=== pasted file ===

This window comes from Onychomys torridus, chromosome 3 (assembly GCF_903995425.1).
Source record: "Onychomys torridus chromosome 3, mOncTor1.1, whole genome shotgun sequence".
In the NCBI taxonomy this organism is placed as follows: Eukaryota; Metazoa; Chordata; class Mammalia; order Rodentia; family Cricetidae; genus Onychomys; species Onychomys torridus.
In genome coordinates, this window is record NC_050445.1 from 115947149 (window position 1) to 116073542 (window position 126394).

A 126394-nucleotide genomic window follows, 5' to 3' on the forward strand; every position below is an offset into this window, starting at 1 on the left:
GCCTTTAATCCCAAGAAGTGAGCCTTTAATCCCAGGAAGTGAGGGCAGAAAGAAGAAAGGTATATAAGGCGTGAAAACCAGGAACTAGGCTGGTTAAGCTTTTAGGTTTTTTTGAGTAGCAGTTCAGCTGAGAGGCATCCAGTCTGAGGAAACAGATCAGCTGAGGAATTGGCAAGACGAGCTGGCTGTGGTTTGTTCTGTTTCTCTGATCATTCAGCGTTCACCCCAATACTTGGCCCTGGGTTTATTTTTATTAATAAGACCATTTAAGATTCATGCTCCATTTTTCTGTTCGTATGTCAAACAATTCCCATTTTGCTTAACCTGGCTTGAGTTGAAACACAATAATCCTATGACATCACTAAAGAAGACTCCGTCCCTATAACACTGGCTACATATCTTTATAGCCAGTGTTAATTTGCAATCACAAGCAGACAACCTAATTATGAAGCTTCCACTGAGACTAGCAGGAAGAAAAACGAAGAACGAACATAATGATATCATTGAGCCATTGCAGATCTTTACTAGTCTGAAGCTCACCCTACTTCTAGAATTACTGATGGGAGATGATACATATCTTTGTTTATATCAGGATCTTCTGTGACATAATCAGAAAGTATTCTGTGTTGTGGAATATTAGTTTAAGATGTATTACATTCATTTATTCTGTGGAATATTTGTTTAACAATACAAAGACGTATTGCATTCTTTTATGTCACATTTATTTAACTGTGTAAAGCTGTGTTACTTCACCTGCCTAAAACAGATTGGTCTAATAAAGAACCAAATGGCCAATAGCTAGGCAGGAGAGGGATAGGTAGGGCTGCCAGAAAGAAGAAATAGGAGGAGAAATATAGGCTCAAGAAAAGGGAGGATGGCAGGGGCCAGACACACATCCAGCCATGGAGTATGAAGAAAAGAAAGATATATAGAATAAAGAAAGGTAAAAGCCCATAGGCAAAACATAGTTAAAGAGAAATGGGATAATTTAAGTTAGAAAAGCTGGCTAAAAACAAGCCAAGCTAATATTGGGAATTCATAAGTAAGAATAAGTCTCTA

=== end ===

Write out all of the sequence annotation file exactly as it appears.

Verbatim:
This window comes from Onychomys torridus, chromosome 3 (assembly GCF_903995425.1).
Source record: "Onychomys torridus chromosome 3, mOncTor1.1, whole genome shotgun sequence".
In the NCBI taxonomy this organism is placed as follows: Eukaryota; Metazoa; Chordata; class Mammalia; order Rodentia; family Cricetidae; genus Onychomys; species Onychomys torridus.
In genome coordinates, this window is record NC_050445.1 from 115947149 (window position 1) to 116073542 (window position 126394).

A 126394-nucleotide genomic window follows, 5' to 3' on the forward strand; every position below is an offset into this window, starting at 1 on the left:
GCCTTTAATCCCAAGAAGTGAGCCTTTAATCCCAGGAAGTGAGGGCAGAAAGAAGAAAGGTATATAAGGCGTGAAAACCAGGAACTAGGCTGGTTAAGCTTTTAGGTTTTTTTGAGTAGCAGTTCAGCTGAGAGGCATCCAGTCTGAGGAAACAGATCAGCTGAGGAATTGGCAAGACGAGCTGGCTGTGGTTTGTTCTGTTTCTCTGATCATTCAGCGTTCACCCCAATACTTGGCCCTGGGTTTATTTTTATTAATAAGACCATTTAAGATTCATGCTCCATTTTTCTGTTCGTATGTCAAACAATTCCCATTTTGCTTAACCTGGCTTGAGTTGAAACACAATAATCCTATGACATCACTAAAGAAGACTCCGTCCCTATAACACTGGCTACATATCTTTATAGCCAGTGTTAATTTGCAATCACAAGCAGACAACCTAATTATGAAGCTTCCACTGAGACTAGCAGGAAGAAAAACGAAGAACGAACATAATGATATCATTGAGCCATTGCAGATCTTTACTAGTCTGAAGCTCACCCTACTTCTAGAATTACTGATGGGAGATGATACATATCTTTGTTTATATCAGGATCTTCTGTGACATAATCAGAAAGTATTCTGTGTTGTGGAATATTAGTTTAAGATGTATTACATTCATTTATTCTGTGGAATATTTGTTTAACAATACAAAGACGTATTGCATTCTTTTATGTCACATTTATTTAACTGTGTAAAGCTGTGTTACTTCACCTGCCTAAAACAGATTGGTCTAATAAAGAACCAAATGGCCAATAGCTAGGCAGGAGAGGGATAGGTAGGGCTGCCAGAAAGAAGAAATAGGAGGAGAAATATAGGCTCAAGAAAAGGGAGGATGGCAGGGGCCAGACACACATCCAGCCATGGAGTATGAAGAAAAGAAAGATATATAGAATAAAGAAAGGTAAAAGCCCATAGGCAAAACATAGTTAAAGAGAAATGGGATAATTTAAGTTAGAAAAGCTGGCTAAAAACAAGCCAAGCTAATATTGGGAATTCATAAGTAAGAATAAGTCTCTA